The Gravedigger
By Dennis Serdel, Vietnam 1967-68 (one tour) Light Infantry, Americal Div. 11th Brigade; United Auto Workers GM Retiree From Peace Speaks From The Mirror, Dennis Serdel *********************************************** It’s cold in the morning and he shivers,

he kicks up the furnace he turns down at night these heating bills are killer he puts some coffee on trying to remember who he buries today these Michigan winters freeze the ground on down he needs some gas in the truck and the digger too it’s a hell of a way to make a living but it’s steady pay After a cup and a half of coffee and three cigarettes it dawns on him who’s grave he has to dig today it’s Mary and John’s son from across the tracks the paper had his picture he was just a boy played football at the old high school a stand out star joined the Army after that cause all the jobs are gone.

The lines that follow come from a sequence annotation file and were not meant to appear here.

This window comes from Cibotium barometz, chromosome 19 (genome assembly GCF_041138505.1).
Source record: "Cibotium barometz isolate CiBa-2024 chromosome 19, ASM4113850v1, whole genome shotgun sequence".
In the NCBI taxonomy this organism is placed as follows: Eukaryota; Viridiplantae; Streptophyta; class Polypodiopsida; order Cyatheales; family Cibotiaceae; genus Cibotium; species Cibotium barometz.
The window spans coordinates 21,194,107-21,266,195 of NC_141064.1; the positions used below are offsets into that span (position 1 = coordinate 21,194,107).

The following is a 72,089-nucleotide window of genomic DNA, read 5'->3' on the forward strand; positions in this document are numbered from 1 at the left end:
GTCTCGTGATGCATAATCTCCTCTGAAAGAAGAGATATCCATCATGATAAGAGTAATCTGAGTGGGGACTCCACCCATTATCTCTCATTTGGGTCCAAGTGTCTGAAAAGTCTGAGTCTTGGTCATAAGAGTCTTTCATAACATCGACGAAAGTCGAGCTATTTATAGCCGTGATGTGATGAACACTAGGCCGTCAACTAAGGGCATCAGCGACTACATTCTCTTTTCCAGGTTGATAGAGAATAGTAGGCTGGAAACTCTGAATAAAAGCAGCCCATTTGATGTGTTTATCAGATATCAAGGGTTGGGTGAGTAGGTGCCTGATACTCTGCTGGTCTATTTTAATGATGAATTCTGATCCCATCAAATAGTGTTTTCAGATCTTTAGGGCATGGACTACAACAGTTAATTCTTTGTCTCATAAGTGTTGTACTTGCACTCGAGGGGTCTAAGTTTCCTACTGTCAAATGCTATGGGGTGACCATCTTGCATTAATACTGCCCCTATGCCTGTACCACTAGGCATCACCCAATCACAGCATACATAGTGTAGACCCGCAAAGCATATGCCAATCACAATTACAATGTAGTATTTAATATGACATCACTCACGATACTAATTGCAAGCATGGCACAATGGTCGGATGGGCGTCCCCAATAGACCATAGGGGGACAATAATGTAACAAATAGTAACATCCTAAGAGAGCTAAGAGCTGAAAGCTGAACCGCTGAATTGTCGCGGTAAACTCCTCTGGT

New Zealand Withdraws Its Troops From Afghanistan:
“The Withdrawal Came About Five Months Earlier Than Initially Planned”
April 4 The Washington Post BAMIYAN, Afghanistan — New Zealand has withdrawn its small contingent of troops from Afghanistan. The South Pacific nation had stationed about 145 soldiers in central Bamiyan province since 2003. Ten of its soldiers died during the conflict. The withdrawal came about five months earlier than initially planned.

In a ceremony Thursday, New Zealand lowered its flag and opened a memorial to commemorate both the New Zealand troops and Afghan security forces who died in the province. About 95 Afghan interpreters and their family members who worked with the Kiwis will this month move to New Zealand, where they have been granted residency. New Zealand will continue to station 27 planning and intelligence personnel in Kabul.